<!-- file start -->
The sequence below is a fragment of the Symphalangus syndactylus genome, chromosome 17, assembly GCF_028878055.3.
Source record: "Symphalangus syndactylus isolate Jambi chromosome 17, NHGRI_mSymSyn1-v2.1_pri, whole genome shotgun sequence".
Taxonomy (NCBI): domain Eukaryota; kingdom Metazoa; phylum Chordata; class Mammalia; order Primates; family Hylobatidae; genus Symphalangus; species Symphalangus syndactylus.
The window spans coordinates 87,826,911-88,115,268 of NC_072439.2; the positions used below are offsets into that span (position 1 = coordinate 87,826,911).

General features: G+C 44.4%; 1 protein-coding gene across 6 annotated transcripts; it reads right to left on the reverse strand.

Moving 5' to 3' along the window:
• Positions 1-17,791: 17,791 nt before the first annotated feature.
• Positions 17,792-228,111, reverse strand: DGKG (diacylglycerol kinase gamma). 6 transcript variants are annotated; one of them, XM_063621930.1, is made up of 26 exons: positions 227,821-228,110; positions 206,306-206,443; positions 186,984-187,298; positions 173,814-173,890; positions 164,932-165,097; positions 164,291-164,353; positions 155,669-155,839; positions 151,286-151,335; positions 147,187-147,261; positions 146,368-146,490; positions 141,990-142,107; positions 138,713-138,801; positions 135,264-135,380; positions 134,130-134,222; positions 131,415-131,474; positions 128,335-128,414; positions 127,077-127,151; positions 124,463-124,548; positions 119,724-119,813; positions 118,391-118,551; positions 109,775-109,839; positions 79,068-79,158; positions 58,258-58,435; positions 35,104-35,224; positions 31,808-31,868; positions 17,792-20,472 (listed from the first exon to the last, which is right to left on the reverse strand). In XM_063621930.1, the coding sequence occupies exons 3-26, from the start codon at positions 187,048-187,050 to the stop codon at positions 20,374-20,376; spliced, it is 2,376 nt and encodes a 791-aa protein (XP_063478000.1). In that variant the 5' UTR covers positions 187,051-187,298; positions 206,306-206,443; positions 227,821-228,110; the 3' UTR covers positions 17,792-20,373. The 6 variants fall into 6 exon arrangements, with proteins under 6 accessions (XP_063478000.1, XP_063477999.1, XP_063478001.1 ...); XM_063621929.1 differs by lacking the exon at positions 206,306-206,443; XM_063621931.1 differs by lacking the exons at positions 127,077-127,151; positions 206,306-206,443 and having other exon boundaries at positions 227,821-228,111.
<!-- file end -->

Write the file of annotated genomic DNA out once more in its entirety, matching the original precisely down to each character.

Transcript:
The sequence below is a fragment of the Symphalangus syndactylus genome, chromosome 17, assembly GCF_028878055.3.
Source record: "Symphalangus syndactylus isolate Jambi chromosome 17, NHGRI_mSymSyn1-v2.1_pri, whole genome shotgun sequence".
Taxonomy (NCBI): domain Eukaryota; kingdom Metazoa; phylum Chordata; class Mammalia; order Primates; family Hylobatidae; genus Symphalangus; species Symphalangus syndactylus.
The window spans coordinates 87,826,911-88,115,268 of NC_072439.2; the positions used below are offsets into that span (position 1 = coordinate 87,826,911).

General features: G+C 44.4%; 1 protein-coding gene across 6 annotated transcripts; it reads right to left on the reverse strand.

Moving 5' to 3' along the window:
• Positions 1-17,791: 17,791 nt before the first annotated feature.
• Positions 17,792-228,111, reverse strand: DGKG (diacylglycerol kinase gamma). 6 transcript variants are annotated; one of them, XM_063621930.1, is made up of 26 exons: positions 227,821-228,110; positions 206,306-206,443; positions 186,984-187,298; positions 173,814-173,890; positions 164,932-165,097; positions 164,291-164,353; positions 155,669-155,839; positions 151,286-151,335; positions 147,187-147,261; positions 146,368-146,490; positions 141,990-142,107; positions 138,713-138,801; positions 135,264-135,380; positions 134,130-134,222; positions 131,415-131,474; positions 128,335-128,414; positions 127,077-127,151; positions 124,463-124,548; positions 119,724-119,813; positions 118,391-118,551; positions 109,775-109,839; positions 79,068-79,158; positions 58,258-58,435; positions 35,104-35,224; positions 31,808-31,868; positions 17,792-20,472 (listed from the first exon to the last, which is right to left on the reverse strand). In XM_063621930.1, the coding sequence occupies exons 3-26, from the start codon at positions 187,048-187,050 to the stop codon at positions 20,374-20,376; spliced, it is 2,376 nt and encodes a 791-aa protein (XP_063478000.1). In that variant the 5' UTR covers positions 187,051-187,298; positions 206,306-206,443; positions 227,821-228,110; the 3' UTR covers positions 17,792-20,373. The 6 variants fall into 6 exon arrangements, with proteins under 6 accessions (XP_063478000.1, XP_063477999.1, XP_063478001.1 ...); XM_063621929.1 differs by lacking the exon at positions 206,306-206,443; XM_063621931.1 differs by lacking the exons at positions 127,077-127,151; positions 206,306-206,443 and having other exon boundaries at positions 227,821-228,111.